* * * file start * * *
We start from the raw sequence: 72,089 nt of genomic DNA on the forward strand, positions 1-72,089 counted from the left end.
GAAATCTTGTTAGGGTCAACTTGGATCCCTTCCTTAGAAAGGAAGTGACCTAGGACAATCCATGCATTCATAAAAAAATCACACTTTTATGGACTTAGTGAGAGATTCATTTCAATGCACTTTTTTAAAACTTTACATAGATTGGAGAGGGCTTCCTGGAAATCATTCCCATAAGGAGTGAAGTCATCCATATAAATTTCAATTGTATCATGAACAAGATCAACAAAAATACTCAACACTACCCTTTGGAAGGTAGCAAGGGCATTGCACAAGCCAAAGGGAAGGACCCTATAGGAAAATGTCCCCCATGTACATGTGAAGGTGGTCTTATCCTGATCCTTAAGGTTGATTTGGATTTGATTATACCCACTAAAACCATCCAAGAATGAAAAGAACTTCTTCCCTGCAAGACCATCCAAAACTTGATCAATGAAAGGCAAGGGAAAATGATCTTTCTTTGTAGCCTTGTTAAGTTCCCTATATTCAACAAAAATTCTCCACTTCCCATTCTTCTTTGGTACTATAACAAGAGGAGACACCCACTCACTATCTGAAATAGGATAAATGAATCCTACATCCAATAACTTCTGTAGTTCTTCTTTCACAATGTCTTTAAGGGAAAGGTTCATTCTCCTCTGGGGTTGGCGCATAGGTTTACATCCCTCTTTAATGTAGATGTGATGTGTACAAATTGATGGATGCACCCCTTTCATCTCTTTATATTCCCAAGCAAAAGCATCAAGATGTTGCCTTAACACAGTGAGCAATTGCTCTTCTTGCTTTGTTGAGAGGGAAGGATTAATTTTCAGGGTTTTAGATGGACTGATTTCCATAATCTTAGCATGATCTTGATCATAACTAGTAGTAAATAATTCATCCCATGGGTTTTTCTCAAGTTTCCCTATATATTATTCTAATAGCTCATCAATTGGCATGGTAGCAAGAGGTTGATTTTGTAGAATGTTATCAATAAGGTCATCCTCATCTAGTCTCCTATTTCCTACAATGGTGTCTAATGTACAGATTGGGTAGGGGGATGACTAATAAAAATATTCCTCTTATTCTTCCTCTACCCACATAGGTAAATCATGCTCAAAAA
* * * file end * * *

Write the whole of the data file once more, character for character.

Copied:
We start from the raw sequence: 72,089 nt of genomic DNA on the forward strand, positions 1-72,089 counted from the left end.
GAAATCTTGTTAGGGTCAACTTGGATCCCTTCCTTAGAAAGGAAGTGACCTAGGACAATCCATGCATTCATAAAAAAATCACACTTTTATGGACTTAGTGAGAGATTCATTTCAATGCACTTTTTTAAAACTTTACATAGATTGGAGAGGGCTTCCTGGAAATCATTCCCATAAGGAGTGAAGTCATCCATATAAATTTCAATTGTATCATGAACAAGATCAACAAAAATACTCAACACTACCCTTTGGAAGGTAGCAAGGGCATTGCACAAGCCAAAGGGAAGGACCCTATAGGAAAATGTCCCCCATGTACATGTGAAGGTGGTCTTATCCTGATCCTTAAGGTTGATTTGGATTTGATTATACCCACTAAAACCATCCAAGAATGAAAAGAACTTCTTCCCTGCAAGACCATCCAAAACTTGATCAATGAAAGGCAAGGGAAAATGATCTTTCTTTGTAGCCTTGTTAAGTTCCCTATATTCAACAAAAATTCTCCACTTCCCATTCTTCTTTGGTACTATAACAAGAGGAGACACCCACTCACTATCTGAAATAGGATAAATGAATCCTACATCCAATAACTTCTGTAGTTCTTCTTTCACAATGTCTTTAAGGGAAAGGTTCATTCTCCTCTGGGGTTGGCGCATAGGTTTACATCCCTCTTTAATGTAGATGTGATGTGTACAAATTGATGGATGCACCCCTTTCATCTCTTTATATTCCCAAGCAAAAGCATCAAGATGTTGCCTTAACACAGTGAGCAATTGCTCTTCTTGCTTTGTTGAGAGGGAAGGATTAATTTTCAGGGTTTTAGATGGACTGATTTCCATAATCTTAGCATGATCTTGATCATAACTAGTAGTAAATAATTCATCCCATGGGTTTTTCTCAAGTTTCCCTATATATTATTCTAATAGCTCATCAATTGGCATGGTAGCAAGAGGTTGATTTTGTAGAATGTTATCAATAAGGTCATCCTCATCTAGTCTCCTATTTCCTACAATGGTGTCTAATGTACAGATTGGGTAGGGGGATGACTAATAAAAATATTCCTCTTATTCTTCCTCTACCCACATAGGTAAATCATGCTCAAAAA